"Think about an acquisition or an opening - the landlord wants you, you're anxious to do business, everybody's happy," Michael Weiner, chief executive officer of Excess Space Retail Services, Lake Success, N.Y., told SN. "Disposition is another story. It's bad news, you're closing down and the landlord's not happy, there's a lease in place with restrictive covenants and unhappy co-tenants. There are a lot of hurdles you have to learn to jump."

Wal-Mart Stores, Bentonville, Ark., and Kroger, Cincinnati, tend to work with local real estate brokers in the markets they sell stores, and market their properties for sale or lease on the Web at and, respectively.

"The guy who subleases a store requires a completely different skill than the guy trying who does a deal to open it," Ted Kraus, chief executive officer of TKO Real Estate Advisory Group, Mercerville, N.J., told SN. "They need a softer touch. They have to be humble."

In some cases, food retailers choose to exercise lease clauses that prevent a competitor from taking over their dark space, limiting the potential candidates in a sublease, angering landlords and co-tenants, but ultimately strengthening their competitive market positions. This has become a topic of debate in places like Chicago, where some neighborhoods are stuck with a dark store leased to a supermarket operator with a newer store in a nearby neighborhood. Legislation to prohibit such practices was discussed last year.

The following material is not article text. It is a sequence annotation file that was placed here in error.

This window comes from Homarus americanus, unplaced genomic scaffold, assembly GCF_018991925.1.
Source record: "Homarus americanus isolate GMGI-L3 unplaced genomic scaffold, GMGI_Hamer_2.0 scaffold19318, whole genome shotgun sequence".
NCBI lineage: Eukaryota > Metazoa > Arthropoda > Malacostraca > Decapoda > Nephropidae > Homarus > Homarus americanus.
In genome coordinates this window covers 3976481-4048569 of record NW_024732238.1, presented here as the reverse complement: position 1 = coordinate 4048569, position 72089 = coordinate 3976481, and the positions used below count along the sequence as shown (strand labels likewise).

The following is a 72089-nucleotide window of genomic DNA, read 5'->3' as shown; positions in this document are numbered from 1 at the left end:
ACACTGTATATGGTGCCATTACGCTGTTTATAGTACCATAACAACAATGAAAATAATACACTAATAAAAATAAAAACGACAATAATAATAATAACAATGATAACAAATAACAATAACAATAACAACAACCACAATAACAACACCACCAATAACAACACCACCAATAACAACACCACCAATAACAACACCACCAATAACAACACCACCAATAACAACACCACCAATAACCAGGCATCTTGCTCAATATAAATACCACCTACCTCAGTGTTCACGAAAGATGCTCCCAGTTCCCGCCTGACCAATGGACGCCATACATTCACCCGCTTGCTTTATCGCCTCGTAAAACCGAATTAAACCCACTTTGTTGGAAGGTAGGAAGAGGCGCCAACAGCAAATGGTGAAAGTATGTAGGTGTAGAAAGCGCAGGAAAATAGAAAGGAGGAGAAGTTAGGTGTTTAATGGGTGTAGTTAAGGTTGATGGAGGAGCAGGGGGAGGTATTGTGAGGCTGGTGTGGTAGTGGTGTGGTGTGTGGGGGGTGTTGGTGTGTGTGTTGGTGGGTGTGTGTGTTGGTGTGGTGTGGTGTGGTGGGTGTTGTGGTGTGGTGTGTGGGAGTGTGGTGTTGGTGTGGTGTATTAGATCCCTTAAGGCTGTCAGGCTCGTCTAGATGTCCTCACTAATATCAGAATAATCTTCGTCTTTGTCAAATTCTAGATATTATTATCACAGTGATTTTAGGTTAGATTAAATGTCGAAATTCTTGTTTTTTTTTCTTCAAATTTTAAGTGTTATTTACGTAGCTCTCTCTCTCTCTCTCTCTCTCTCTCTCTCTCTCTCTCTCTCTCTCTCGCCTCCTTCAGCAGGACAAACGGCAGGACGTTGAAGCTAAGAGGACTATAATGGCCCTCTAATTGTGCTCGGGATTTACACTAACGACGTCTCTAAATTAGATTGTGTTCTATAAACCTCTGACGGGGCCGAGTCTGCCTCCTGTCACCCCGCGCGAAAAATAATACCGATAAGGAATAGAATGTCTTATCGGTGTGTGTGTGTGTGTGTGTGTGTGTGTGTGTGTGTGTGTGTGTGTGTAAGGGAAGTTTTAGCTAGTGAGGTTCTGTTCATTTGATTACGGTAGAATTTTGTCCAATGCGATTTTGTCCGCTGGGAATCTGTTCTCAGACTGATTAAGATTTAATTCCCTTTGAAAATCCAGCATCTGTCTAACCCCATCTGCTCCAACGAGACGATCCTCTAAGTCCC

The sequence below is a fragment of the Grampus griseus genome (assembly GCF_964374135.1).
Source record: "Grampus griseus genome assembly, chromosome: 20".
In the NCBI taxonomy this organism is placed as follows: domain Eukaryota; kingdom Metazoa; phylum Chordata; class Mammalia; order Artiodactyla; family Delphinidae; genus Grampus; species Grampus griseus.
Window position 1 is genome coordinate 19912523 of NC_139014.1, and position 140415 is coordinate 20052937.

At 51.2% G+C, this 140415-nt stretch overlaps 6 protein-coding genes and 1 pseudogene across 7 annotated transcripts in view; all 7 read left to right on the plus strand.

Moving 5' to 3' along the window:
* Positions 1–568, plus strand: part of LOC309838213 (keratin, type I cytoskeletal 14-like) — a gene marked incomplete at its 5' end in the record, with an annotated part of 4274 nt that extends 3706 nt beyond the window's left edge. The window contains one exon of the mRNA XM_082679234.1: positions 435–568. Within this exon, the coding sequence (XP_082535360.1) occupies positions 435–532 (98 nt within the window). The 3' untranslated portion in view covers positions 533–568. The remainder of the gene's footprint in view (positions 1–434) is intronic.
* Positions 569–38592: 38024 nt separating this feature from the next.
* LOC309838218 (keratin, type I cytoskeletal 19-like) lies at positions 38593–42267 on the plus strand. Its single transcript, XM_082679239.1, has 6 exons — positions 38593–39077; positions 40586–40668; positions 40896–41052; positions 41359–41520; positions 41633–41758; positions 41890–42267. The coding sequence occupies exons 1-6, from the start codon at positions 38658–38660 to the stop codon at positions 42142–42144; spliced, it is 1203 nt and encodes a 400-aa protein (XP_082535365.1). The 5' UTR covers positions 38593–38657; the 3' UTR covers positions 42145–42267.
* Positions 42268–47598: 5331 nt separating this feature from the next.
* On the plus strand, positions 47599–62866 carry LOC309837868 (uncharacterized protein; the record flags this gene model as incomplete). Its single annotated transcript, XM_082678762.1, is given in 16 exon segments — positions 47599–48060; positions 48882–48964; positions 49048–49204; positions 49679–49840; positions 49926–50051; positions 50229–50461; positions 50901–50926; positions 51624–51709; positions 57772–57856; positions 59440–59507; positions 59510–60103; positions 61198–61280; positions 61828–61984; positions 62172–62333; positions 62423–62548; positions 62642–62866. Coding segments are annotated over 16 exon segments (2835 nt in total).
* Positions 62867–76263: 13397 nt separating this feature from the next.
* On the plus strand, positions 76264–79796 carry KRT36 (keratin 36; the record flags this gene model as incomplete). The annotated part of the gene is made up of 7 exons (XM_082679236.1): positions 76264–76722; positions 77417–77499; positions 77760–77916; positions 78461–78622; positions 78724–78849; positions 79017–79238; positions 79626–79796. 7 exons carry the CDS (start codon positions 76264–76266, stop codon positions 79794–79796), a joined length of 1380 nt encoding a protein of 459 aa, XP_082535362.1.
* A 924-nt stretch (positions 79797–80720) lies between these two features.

"Wal-Mart will close a store because they think a new one can do better, move a mile away and pay rent on the old site for nine years if necessary," Kraus noted. "They'll try to sublease the old site, but Wal-Mart is a good enough retailer to make that situation work for them."

According to Weiner, supermarkets tend to carry excess properties in part because selling them in bulk is a rarity except in cases such as the recent Albertsons breakup, or bankruptcy situations such as Grand Union or Winn-Dixie, where a company surrenders all its locations in a market. This is because every location includes differences in lease terms, rent and other attributes that would tend to be "hedged" by an investor.